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· Official Loofah Tester
1,386 Posts
Discussion Starter · #1 ·
I have never owned cats so know little about them, but I was hoping for advice on behalf of a friend who is considering getting rid of a cat over what I think is probably a fixable behavioral issue.

Situation, what I know of it:

Two 4 year old cats who are siblings from the same litter. One male "Wheezer", one female "Tess"; both fixed. They were adopted as kittens and have spent their entire lives together.

In the last week they apparently started fighting with each other.

In the owner's words as posted on Facebook:

-----Day 4 "Ever since we brought Tessie home from the vet on Monday afternoon August 1st, she and Wheezer have been growling, hissing and chasing and fighting each other. It's quite distressing!

She was treated for her asthma, and put on steroids. She was treated & we brought her home. At 1:30 that morning she opened a can of "Whup-cat" on her brother & littermate, Wheezer. We've got water bottles in every room and pretty much listen for disturbances. When they get going, it sounds like a herd of buffalo running through the house.

On day 3 Tessie seemed like she wanted to make up, but Wheezer's still held a grudge. We've mostly seen her chasing him, but he started the hissing on Monday night."

-----Day 5 "We rubbed catnip on both of them from head to tail. Now their just having a staring contest... Not close enough to smell each other. They're just looking at each other...menacingly.

----Day 6"in case anyone's still interested... our cats are still fighting each other... On Monday it will have been one week since the Cat War started. Sadly, now there is a discussion of permanently getting rid of one of them. The girls are in tears. So please pray this stops SOON! (and yes... we've tried everything...talked to 2 vets, kitty pheromones, calming collars & spraying water bottles).

They are indoor cats, but this morning... in an effort to establish some sort of equal footing... we threw them both out the back door and into the fenced yard. There was a moment...just a moment... of a united front when they were both looking at one another, like..."What do we do." Then, it's like... "Oh yeah... I remember, I hate you." And the hissing and growling commenced again..."

---"So far, no damage to each other, but lots of noise...and it affects the stability of my nervous system... Every time they fight my heart races & I feel ill. Joe - the vet advised against 'forced' confrontations."

So...I'll take any and all advice! My goal is to calm the owner down, give her practical tools for working with her kitties, and hopefully save her from making a rash decision she will regret.

Thanks bunches!

· It's all for them
603 Posts
They threw two indoor cats outside. That will only make things worse. Two indoor cats tossed outside will just cause more stress.

Spraying them is only making things worse. The cats are stressed out, adding stress will not make things better.

What started as a normal aversion from the cat who stayed home to the cat who went to the vet an came home smelling like a stranger has been escalated to this point by their mishandling.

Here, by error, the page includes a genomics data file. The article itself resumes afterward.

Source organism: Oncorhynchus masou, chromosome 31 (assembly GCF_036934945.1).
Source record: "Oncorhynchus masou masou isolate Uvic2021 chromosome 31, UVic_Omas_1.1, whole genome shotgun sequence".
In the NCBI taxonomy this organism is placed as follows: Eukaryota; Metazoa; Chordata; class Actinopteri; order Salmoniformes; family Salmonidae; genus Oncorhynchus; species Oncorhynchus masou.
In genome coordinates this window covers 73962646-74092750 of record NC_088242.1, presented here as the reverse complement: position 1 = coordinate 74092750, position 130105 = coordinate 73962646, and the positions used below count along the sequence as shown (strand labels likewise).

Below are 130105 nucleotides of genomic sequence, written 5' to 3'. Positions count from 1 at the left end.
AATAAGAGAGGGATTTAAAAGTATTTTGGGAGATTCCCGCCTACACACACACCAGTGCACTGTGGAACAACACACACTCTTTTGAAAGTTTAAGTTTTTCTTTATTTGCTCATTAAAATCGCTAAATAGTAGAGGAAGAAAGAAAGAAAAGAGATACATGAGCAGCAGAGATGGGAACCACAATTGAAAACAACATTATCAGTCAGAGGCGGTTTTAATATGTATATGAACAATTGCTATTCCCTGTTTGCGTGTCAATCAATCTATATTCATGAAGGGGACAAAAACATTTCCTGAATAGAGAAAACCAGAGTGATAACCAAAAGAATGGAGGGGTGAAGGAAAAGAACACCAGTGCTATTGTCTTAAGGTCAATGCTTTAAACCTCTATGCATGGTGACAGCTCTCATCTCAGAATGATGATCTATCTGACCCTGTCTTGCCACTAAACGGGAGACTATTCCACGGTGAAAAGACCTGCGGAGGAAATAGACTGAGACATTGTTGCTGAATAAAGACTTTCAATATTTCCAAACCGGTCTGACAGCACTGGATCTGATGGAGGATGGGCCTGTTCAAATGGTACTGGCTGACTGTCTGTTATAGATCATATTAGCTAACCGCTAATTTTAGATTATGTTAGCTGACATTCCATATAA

Separate the cats. Stop forcing them to be together, when it is obvious that they are upset.

Install feliway plug in diffusers.

Keep the cats separate and treat the whole thing like a new cat introduction/integration.

This means, keep one cat in one room while the other cat has the run of the house. The next day, put the other cat in the one room and let the other cat have the house.

Do this for a week or so. Keep feliway going. Make sure there are enough elevated spaces for both cats. Cats like being up high, they feel safer that way.

During the week the cats are kept separated do a smell exchange. Rub something familiar smelling to them both, on them both. Like t shirts their humans have slept in.

Put a couple drops of vanilla (cooking vanilla, not perfume) on both shirts. Rub one on one cat, then the other and put it under the cat's food dishes, and do the same thing for the other cat. This blends smells and helps the cats associate the other cat's smell with good things.

Then have an introduction. Put vanilla on each cat, on the nose, chin and root of tail. Be careful to avoid the eyes.

In a room where there is enough elevated space for both cats, allow them to be in the room together. See how it goes. Don't spray them if they hiss at each other, just let them get used to one another all over again. If they get too upset, put one back in the separate room and try again the next day. And the next.

"getting rid" of one of the cats really should not be an option. There are children in this family? They will be teaching the children that when there is a problem with a family member, the one causing the problem will be gotten rid of. They will also be teaching the children that animals are disposable objects.

· Official Loofah Tester
1,386 Posts
Discussion Starter · #3 ·
Thanks for this somebody. I'm sending it to her. She doesn't want to get rid of one of the cats, but because she didn't know what to do, she didn't feel like she had another option. She's a gorgeous person, just not as knowledgeable on cat care as she could be. She's been freely asking for different advice so is willing to change as she learns.

If anyone has anything else to add, please share! I'm crossing my fingers that she can get this situation resolved.

· Registered
801 Posts
Hope that changes in their behavior doesn't caused by health issues. I agree to keep them apart for a while...
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